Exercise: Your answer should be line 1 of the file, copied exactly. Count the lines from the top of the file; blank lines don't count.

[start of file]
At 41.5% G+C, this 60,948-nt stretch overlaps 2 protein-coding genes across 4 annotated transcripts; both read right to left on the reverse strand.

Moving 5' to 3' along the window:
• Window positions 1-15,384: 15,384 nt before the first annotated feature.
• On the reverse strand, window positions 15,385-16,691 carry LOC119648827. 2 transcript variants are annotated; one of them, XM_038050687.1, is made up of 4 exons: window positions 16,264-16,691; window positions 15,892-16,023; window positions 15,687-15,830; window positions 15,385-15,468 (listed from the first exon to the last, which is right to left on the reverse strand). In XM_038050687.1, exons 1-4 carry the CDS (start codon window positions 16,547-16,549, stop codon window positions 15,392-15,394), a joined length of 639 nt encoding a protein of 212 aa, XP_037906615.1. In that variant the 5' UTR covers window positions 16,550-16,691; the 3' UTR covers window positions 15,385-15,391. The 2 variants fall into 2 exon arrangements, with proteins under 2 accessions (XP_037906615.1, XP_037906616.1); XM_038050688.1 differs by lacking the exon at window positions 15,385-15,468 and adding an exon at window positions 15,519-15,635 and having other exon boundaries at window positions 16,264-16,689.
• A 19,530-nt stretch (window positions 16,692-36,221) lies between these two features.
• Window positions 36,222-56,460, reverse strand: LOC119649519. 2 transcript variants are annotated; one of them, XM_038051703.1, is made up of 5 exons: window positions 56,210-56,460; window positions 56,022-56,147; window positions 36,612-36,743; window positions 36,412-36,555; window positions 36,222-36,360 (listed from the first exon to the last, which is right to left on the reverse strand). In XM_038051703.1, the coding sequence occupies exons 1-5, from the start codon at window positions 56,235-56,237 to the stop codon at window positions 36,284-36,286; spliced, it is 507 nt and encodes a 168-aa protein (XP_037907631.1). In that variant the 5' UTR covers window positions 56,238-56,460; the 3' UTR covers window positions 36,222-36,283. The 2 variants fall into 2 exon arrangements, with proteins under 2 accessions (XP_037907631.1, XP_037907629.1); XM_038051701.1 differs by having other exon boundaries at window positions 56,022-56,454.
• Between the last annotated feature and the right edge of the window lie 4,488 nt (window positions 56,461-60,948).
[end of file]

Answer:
At 41.5% G+C, this 60,948-nt stretch overlaps 2 protein-coding genes across 4 annotated transcripts; both read right to left on the reverse strand.